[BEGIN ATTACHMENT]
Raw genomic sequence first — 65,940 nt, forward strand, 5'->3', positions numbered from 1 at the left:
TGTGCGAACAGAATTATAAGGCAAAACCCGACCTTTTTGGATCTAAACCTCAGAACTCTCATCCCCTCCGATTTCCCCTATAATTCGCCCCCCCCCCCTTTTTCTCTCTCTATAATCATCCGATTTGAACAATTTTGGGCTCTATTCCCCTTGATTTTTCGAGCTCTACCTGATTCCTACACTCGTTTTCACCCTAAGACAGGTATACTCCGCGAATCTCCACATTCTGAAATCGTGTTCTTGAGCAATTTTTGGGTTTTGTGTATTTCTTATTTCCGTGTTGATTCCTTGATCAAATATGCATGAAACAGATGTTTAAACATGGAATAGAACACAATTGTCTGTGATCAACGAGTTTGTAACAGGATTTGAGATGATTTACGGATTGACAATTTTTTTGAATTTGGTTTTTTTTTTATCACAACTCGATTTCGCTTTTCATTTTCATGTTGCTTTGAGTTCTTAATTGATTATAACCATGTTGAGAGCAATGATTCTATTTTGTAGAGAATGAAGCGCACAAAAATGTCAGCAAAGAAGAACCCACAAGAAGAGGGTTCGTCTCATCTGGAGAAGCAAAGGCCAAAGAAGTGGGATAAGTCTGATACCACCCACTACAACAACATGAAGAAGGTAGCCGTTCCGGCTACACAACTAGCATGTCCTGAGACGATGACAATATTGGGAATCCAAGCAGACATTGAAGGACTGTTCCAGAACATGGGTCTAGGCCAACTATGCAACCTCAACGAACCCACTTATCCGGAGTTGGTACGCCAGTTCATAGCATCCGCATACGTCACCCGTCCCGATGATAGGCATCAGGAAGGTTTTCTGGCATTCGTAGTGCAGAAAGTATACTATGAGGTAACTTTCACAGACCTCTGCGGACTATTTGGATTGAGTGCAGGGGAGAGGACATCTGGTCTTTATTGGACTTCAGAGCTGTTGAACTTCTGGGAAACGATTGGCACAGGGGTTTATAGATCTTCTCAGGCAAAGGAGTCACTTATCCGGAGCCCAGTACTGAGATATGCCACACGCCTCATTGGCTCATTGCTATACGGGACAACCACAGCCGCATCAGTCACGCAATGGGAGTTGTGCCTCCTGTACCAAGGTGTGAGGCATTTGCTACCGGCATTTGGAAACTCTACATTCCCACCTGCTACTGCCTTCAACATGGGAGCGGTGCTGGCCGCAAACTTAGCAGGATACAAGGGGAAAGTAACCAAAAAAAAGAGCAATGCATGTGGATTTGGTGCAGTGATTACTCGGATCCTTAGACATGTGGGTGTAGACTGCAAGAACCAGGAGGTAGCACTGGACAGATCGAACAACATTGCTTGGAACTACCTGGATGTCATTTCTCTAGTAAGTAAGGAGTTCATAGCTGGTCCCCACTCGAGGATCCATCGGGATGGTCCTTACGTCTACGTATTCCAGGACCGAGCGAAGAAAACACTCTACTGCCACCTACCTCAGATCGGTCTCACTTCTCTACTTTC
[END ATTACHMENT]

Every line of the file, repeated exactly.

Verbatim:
Raw genomic sequence first — 65,940 nt, forward strand, 5'->3', positions numbered from 1 at the left:
TGTGCGAACAGAATTATAAGGCAAAACCCGACCTTTTTGGATCTAAACCTCAGAACTCTCATCCCCTCCGATTTCCCCTATAATTCGCCCCCCCCCCCTTTTTCTCTCTCTATAATCATCCGATTTGAACAATTTTGGGCTCTATTCCCCTTGATTTTTCGAGCTCTACCTGATTCCTACACTCGTTTTCACCCTAAGACAGGTATACTCCGCGAATCTCCACATTCTGAAATCGTGTTCTTGAGCAATTTTTGGGTTTTGTGTATTTCTTATTTCCGTGTTGATTCCTTGATCAAATATGCATGAAACAGATGTTTAAACATGGAATAGAACACAATTGTCTGTGATCAACGAGTTTGTAACAGGATTTGAGATGATTTACGGATTGACAATTTTTTTGAATTTGGTTTTTTTTTTATCACAACTCGATTTCGCTTTTCATTTTCATGTTGCTTTGAGTTCTTAATTGATTATAACCATGTTGAGAGCAATGATTCTATTTTGTAGAGAATGAAGCGCACAAAAATGTCAGCAAAGAAGAACCCACAAGAAGAGGGTTCGTCTCATCTGGAGAAGCAAAGGCCAAAGAAGTGGGATAAGTCTGATACCACCCACTACAACAACATGAAGAAGGTAGCCGTTCCGGCTACACAACTAGCATGTCCTGAGACGATGACAATATTGGGAATCCAAGCAGACATTGAAGGACTGTTCCAGAACATGGGTCTAGGCCAACTATGCAACCTCAACGAACCCACTTATCCGGAGTTGGTACGCCAGTTCATAGCATCCGCATACGTCACCCGTCCCGATGATAGGCATCAGGAAGGTTTTCTGGCATTCGTAGTGCAGAAAGTATACTATGAGGTAACTTTCACAGACCTCTGCGGACTATTTGGATTGAGTGCAGGGGAGAGGACATCTGGTCTTTATTGGACTTCAGAGCTGTTGAACTTCTGGGAAACGATTGGCACAGGGGTTTATAGATCTTCTCAGGCAAAGGAGTCACTTATCCGGAGCCCAGTACTGAGATATGCCACACGCCTCATTGGCTCATTGCTATACGGGACAACCACAGCCGCATCAGTCACGCAATGGGAGTTGTGCCTCCTGTACCAAGGTGTGAGGCATTTGCTACCGGCATTTGGAAACTCTACATTCCCACCTGCTACTGCCTTCAACATGGGAGCGGTGCTGGCCGCAAACTTAGCAGGATACAAGGGGAAAGTAACCAAAAAAAAGAGCAATGCATGTGGATTTGGTGCAGTGATTACTCGGATCCTTAGACATGTGGGTGTAGACTGCAAGAACCAGGAGGTAGCACTGGACAGATCGAACAACATTGCTTGGAACTACCTGGATGTCATTTCTCTAGTAAGTAAGGAGTTCATAGCTGGTCCCCACTCGAGGATCCATCGGGATGGTCCTTACGTCTACGTATTCCAGGACCGAGCGAAGAAAACACTCTACTGCCACCTACCTCAGATCGGTCTCACTTCTCTACTTTC